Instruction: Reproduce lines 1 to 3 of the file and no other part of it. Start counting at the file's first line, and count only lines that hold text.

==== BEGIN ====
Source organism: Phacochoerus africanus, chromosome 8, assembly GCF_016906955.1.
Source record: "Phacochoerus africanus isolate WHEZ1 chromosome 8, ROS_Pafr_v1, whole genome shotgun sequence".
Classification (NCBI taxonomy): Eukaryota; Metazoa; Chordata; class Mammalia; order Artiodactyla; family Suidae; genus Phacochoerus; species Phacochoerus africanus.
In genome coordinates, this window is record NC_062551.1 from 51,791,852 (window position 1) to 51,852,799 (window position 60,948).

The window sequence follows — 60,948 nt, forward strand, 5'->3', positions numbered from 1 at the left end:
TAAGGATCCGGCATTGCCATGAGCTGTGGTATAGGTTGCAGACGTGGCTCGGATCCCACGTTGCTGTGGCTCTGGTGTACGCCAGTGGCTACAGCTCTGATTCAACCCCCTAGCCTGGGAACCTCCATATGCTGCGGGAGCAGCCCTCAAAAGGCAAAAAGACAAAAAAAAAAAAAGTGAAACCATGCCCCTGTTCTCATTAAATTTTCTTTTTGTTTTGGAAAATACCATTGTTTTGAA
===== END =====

Source organism: Phacochoerus africanus, chromosome 8, assembly GCF_016906955.1.
Source record: "Phacochoerus africanus isolate WHEZ1 chromosome 8, ROS_Pafr_v1, whole genome shotgun sequence".
Classification (NCBI taxonomy): Eukaryota; Metazoa; Chordata; class Mammalia; order Artiodactyla; family Suidae; genus Phacochoerus; species Phacochoerus africanus.